long way down to try to determine dead reckoning by looking at the waves. What waves? It was mostly ice, right? Not even
to consider that, once one leaves the North Pole, there is only one direction for a few miles, ...South. That man was good!
I still don't know how he could have possibly did what he did. But Chuck Maultsby, Thunderbird Emeritus and Dragon Outstanding,
pulled it off.
Sorry for the length, it is still not very concise, but gives you an idea of what
he did not have to help him out. All due to the failure of a four-inch by maybe a quarter of an inch thick chunk of black
T/Sgt Glenn Chapman (Ret.) USAF
of: ME and U-2, My Affair With The Dragon Lady
Click on this text to see the type fo F-4 Phantom jet fighter that the Col. flew during 216 combat missions during the Viet
The Colonel's THUNDERBIRD flight helmet and tour jacket now reside on display
in the THUNDERBIRD MUSEUM at Nellis AFB, Las Vegas, Nevada
T-birds pilot dies here
• Col. Charles Maultsby also
played a role in the Cuban missile crisis.
PAUL L. ALLEN Citizen Staff Writer
”Chuck” Maultsby, a retired Air Force colonel who flew with the Thunderbirds aerial demonstration team, served
as a NATO official and was a crucial factor in the Cuban missile crisis of 1962, has died in Tucson.
Col. Maultsby died Aug. 14. He was 72. The cause of death was not given.
In the early 1960s, Col. Maultsby piloted U-2 spy aircraft and gained notice as the pilot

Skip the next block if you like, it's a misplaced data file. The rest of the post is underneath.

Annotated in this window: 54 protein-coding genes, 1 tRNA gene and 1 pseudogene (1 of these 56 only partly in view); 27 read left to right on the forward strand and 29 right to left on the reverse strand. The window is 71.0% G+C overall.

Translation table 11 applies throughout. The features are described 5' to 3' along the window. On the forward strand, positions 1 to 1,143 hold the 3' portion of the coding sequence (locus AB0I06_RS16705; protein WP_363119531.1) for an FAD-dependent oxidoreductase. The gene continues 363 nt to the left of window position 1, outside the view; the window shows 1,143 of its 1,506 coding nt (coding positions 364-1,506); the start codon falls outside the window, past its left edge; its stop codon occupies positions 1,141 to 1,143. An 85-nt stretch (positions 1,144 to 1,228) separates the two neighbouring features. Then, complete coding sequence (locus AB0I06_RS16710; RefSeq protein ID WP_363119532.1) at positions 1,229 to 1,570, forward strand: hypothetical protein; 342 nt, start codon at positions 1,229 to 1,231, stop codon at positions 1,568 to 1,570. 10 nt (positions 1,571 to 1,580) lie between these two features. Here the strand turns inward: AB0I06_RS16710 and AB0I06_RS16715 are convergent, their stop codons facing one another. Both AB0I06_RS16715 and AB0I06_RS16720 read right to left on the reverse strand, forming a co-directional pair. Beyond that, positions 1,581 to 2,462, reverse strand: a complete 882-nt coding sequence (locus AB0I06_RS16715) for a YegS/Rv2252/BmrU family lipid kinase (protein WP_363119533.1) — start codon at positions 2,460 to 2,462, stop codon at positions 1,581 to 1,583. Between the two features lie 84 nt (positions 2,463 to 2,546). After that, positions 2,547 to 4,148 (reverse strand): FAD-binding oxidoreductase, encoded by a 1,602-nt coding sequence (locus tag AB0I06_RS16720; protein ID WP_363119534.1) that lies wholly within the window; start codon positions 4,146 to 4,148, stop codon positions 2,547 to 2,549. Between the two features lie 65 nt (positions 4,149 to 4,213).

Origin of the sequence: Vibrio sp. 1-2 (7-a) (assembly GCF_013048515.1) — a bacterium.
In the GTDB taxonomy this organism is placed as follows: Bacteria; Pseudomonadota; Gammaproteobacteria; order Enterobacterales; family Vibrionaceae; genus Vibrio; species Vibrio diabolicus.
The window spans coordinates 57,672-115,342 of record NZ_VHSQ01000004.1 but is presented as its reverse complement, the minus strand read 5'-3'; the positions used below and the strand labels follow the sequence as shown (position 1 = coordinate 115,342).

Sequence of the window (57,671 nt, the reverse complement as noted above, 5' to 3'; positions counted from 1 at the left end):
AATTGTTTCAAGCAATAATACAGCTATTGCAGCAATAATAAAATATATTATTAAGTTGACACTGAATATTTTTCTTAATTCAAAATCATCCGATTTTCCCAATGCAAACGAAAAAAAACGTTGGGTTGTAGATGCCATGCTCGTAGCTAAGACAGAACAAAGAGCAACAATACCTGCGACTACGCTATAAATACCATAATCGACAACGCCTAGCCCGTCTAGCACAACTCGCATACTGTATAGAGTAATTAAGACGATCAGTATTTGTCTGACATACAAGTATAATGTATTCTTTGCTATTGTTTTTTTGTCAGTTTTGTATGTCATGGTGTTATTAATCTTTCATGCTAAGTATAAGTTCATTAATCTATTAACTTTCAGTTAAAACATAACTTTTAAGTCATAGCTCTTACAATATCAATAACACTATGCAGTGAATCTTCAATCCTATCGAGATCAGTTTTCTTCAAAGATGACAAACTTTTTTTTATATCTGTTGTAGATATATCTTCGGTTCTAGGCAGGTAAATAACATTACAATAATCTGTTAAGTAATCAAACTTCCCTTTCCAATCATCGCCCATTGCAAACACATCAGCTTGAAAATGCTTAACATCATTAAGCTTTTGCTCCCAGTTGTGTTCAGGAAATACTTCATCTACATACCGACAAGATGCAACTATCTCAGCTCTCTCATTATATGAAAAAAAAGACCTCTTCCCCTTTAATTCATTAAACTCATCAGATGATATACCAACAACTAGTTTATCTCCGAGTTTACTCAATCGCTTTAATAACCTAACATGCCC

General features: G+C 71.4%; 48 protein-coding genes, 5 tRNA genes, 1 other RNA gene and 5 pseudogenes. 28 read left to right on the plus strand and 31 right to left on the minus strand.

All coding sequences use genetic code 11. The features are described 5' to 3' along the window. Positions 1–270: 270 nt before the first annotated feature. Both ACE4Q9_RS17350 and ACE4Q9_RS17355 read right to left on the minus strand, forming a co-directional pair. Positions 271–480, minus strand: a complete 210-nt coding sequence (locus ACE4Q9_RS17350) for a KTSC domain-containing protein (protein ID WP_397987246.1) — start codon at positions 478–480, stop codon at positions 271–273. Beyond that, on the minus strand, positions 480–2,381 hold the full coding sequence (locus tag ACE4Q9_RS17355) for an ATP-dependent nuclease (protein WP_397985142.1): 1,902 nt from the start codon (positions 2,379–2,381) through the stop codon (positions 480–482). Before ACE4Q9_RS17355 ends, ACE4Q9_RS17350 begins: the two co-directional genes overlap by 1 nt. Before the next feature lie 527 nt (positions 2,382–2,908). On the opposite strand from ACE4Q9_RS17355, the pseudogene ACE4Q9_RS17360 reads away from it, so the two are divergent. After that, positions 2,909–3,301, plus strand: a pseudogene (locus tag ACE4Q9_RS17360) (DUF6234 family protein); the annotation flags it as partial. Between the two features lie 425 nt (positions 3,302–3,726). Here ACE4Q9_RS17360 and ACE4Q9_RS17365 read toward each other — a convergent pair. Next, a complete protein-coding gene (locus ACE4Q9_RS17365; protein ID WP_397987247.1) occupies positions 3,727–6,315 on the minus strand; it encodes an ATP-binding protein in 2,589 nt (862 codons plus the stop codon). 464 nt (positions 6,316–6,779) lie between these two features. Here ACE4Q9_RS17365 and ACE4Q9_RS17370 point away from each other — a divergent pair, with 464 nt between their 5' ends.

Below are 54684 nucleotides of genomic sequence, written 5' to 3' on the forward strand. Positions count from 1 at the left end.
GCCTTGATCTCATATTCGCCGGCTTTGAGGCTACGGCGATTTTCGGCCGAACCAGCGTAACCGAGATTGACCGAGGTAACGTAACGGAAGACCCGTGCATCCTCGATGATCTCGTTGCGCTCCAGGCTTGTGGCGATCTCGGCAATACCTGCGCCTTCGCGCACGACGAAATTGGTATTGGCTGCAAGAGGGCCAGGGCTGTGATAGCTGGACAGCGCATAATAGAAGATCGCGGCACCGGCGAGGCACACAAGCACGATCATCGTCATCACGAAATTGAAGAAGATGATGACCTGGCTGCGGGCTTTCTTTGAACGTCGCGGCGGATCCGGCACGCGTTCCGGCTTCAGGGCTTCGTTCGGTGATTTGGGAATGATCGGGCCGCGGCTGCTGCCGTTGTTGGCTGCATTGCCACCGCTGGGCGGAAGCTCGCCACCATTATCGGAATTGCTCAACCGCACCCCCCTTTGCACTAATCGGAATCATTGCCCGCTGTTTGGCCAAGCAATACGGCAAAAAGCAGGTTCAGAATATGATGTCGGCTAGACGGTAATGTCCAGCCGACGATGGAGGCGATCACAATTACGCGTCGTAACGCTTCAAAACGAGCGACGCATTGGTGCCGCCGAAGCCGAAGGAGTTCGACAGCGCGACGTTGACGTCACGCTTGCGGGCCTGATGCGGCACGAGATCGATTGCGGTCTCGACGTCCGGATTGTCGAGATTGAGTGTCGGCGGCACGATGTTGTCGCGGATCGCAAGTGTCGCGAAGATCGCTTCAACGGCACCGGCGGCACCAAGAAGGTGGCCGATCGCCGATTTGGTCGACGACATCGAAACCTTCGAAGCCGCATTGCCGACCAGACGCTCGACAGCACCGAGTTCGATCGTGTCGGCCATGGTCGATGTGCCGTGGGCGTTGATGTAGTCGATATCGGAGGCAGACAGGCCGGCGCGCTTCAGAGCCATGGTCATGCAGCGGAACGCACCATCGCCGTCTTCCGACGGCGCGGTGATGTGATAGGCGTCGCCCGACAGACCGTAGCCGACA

detected over Russian airspace during the Cuban missile crisis in October 1962 – an incident with serious political
The incident occurred in the midst of head-to-head confrontations
between President Kennedy and Soviet Premier Nikita Khrushchev that brought the world’s two superpowers to the brink
of nuclear war.
The overflight, which was blamed on a navigational error,
could have been interpreted as an attack on the Soviet Union at a time when the United States demanded that the Soviets
remove missiles from Cuba.
However, subsequent negotiation produced a nuclear
test ban treaty.
His son, Charles Maultsby
II, said his father’s flight was featured on the NBC documentary about the missile crisis, ”One Minute to Midnight.”
Kennedy, hearing of the overflight and its detection by the Russians, is said to have
exclaimed, ”There’s always some son-of-a-bitch who doesn’t get the word.”
Col. Maultsby was born June 7, 1926, in Greenville, N.C. Orphaned at age 8, he went on
to become a highly decorated fighter pilot and aeronautical engineer, his son said.